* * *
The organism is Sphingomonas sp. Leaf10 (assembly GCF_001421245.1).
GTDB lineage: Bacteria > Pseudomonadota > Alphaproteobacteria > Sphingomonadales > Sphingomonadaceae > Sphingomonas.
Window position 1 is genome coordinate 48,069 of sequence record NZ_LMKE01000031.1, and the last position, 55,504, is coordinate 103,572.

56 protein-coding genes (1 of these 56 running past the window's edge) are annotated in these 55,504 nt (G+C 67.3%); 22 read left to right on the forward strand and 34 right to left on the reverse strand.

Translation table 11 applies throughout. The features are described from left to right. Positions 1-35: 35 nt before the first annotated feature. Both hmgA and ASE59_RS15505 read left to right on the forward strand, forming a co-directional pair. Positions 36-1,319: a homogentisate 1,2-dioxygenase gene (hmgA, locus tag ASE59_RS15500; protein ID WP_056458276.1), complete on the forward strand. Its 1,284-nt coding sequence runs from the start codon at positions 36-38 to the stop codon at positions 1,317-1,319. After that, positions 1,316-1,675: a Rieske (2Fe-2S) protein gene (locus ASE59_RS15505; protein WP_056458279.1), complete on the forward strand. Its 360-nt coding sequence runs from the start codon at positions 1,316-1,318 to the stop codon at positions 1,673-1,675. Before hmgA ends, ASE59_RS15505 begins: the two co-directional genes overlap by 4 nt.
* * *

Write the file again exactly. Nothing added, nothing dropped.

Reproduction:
The organism is Sphingomonas sp. Leaf10 (assembly GCF_001421245.1).
GTDB lineage: Bacteria > Pseudomonadota > Alphaproteobacteria > Sphingomonadales > Sphingomonadaceae > Sphingomonas.
Window position 1 is genome coordinate 48,069 of sequence record NZ_LMKE01000031.1, and the last position, 55,504, is coordinate 103,572.

56 protein-coding genes (1 of these 56 running past the window's edge) are annotated in these 55,504 nt (G+C 67.3%); 22 read left to right on the forward strand and 34 right to left on the reverse strand.

Translation table 11 applies throughout. The features are described from left to right. Positions 1-35: 35 nt before the first annotated feature. Both hmgA and ASE59_RS15505 read left to right on the forward strand, forming a co-directional pair. Positions 36-1,319: a homogentisate 1,2-dioxygenase gene (hmgA, locus tag ASE59_RS15500; protein ID WP_056458276.1), complete on the forward strand. Its 1,284-nt coding sequence runs from the start codon at positions 36-38 to the stop codon at positions 1,317-1,319. After that, positions 1,316-1,675: a Rieske (2Fe-2S) protein gene (locus ASE59_RS15505; protein WP_056458279.1), complete on the forward strand. Its 360-nt coding sequence runs from the start codon at positions 1,316-1,318 to the stop codon at positions 1,673-1,675. Before hmgA ends, ASE59_RS15505 begins: the two co-directional genes overlap by 4 nt.